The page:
7) You can be honest about what you need and what you’re offering
I found it helpful that I am a blogger, I was able to show the shortlists who we were really easily by directing them to our blog. I knew that a lot of Au Pairs want to live in the big cities, London especially and usually work for families that have some money. I wanted them to know this wouldn’t be the sort of family that they were coming to, so they wouldn’t be disappointed and I wasn’t disappointed that they had wanderlust after a week. I was clear with Martina that I would be in the home, I was clear about what we could afford to pay (she was willing to come for less, as she wanted the experience desperately but I needed to at least pay the minimum recommended for my own personal integrity). Martina is coeliac and I knew what this entailed having my sister and friends who suffer from it too. So I knew that I would be needing to buy different foods in for our gluten-free friend. Martina was willing to buy her own food as she didn’t want to be difficult, and her Mum sometimes sends her parcels but on the whole I always buy in gluten-free pasta, bread, pizza bases, treats so that mostly we all eat together and Martina feels a part of the family rather than an outsider.
A girl that she found online, she met up with on a trip to Manchester came over to work with a family. She is vegan and explained that before coming. She stated that she wouldn’t need any special food, she would sort that for herself so long as they always had fruit and vegetables in she would be able to sort herself. The host family said of course but then they never bought fruit and vegetables, so she needed to buy all her own food out of her minimal wage. This same girl was treated like Cinderella in the home, she had to clean the windows and floors in the house twice a week, iron shirts for the husband for work, and do all the cleaning. To me this is disgraceful, this is not an Au Pair, this is verging on human trafficking (the difference was of course that she could leave). This girl was brought into our country under false pretenses and was basically someone’s slave. She stayed in that position for a year because she had bonded with the children. It’s awful how some people take advantage of good-natured people.
8) You’re interested in an intercultural exchange
Au Pairs may not only have a different language to you but also a different religion/belief system. It’s important to be respectful of this. It’s also great for the children to learn that not everyone is the same as their parents. Martina has been raised Catholic and believes in God. She comes to church with us sometimes, we may disagree on some theology, but it never comes up in everyday life and is not a concern to us. This is something to consider though if you have strict religious beliefs. You may not want someone communicating different beliefs to your children, although I personally find this interesting as when our children step out into the big wide world they will be subjected to a variation of opinions on everything that they believe. Why not introduce some cultural differences early on?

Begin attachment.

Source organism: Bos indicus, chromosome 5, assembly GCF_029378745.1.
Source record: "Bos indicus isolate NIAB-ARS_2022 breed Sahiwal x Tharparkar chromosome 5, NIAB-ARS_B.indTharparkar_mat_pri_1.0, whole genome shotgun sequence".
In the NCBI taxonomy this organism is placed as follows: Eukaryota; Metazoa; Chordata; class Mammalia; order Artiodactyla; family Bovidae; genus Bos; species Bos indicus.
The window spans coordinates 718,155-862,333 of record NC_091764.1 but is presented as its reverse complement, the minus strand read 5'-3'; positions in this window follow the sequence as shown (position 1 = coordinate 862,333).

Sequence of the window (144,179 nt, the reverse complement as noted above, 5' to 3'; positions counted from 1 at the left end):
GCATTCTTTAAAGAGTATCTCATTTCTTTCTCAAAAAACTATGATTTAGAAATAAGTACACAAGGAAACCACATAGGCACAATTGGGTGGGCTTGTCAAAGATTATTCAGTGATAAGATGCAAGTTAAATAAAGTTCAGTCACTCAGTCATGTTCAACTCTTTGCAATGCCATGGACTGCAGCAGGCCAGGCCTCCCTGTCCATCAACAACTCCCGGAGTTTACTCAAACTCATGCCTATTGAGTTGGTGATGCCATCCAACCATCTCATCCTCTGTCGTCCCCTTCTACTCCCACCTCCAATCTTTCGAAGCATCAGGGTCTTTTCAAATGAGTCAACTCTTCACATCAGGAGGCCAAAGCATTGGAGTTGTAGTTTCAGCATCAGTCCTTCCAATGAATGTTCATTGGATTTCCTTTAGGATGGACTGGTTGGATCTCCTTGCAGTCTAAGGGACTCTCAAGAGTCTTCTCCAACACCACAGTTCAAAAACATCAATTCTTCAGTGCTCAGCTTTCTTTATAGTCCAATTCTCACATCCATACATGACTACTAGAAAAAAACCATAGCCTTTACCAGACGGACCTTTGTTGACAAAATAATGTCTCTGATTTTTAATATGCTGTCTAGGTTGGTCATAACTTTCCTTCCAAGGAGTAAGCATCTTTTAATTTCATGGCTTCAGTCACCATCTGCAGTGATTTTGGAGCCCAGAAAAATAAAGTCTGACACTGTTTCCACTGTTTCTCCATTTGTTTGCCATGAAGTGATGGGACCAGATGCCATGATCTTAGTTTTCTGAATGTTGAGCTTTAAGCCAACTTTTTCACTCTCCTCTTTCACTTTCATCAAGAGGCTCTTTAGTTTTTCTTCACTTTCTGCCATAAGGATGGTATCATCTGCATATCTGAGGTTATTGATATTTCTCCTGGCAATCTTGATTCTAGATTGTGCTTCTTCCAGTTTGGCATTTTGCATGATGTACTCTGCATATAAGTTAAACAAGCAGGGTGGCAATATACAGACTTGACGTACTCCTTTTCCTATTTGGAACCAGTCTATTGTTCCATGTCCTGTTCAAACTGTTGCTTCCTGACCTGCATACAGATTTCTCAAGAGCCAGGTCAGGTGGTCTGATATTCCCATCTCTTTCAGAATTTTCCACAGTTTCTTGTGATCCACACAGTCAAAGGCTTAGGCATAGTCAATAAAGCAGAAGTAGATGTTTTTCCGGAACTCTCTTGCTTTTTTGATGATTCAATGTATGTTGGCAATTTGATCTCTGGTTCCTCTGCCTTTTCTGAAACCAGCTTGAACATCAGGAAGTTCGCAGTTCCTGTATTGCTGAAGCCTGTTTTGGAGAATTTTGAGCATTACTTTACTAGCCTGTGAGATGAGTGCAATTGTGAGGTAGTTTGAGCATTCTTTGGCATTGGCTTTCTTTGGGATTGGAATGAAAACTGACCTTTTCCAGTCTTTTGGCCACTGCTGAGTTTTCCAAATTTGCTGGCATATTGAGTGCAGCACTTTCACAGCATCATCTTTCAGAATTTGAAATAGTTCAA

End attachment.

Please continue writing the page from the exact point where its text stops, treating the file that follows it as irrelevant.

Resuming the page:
9) You have a specific time period where you need an extra hand
There’s no reason why you can’t have another Au Pair once your first one has finished, but it is a lot easier if you know that this is for a season. It’s become normal for us having Martina in the home. I am from a big family, so it’s just like having another child to keep my eye on (one that is extremely helpful) or a younger sister. To me the way we have things set up now, Martina could be with us infinitely, she is no trouble at all. However, Martina’s lifelong ambition is not to come and live in our home and look after our children indefinitely. She wants to travel the world and she thought it would be a good idea to improve her English first. She will be leaving at the end of September, we have already talked about going to visit her in Italy in the future and she may come visit us over Christmas. I really feel we’ve made a lifelong friend in her, and her family who have been lovely and visited just after Easter.
10) You don’t mind change and trying new things
Having an Au Pair is something I found so daunting, I had no idea how it would go for us, or for Martina. We had said to her we would have a months trial and that if at any point she wanted to leave I wanted her to say, as there was no point in her being unhappy with us. Nobody wants that around their children. It has worked like a dream for us, but as I said earlier I have heard some horror stories. So why not have a go, it could save you a fortune, provide another person to love your little people (Martina sees them as her younger siblings) and work really well. What have you got to lose?
If you’d like to know more please feel free to ask questions in the comment box, Martina and I will do our best to answer any and all questions. Or if you want to hear from her perspective go and check out her blog by clicking here.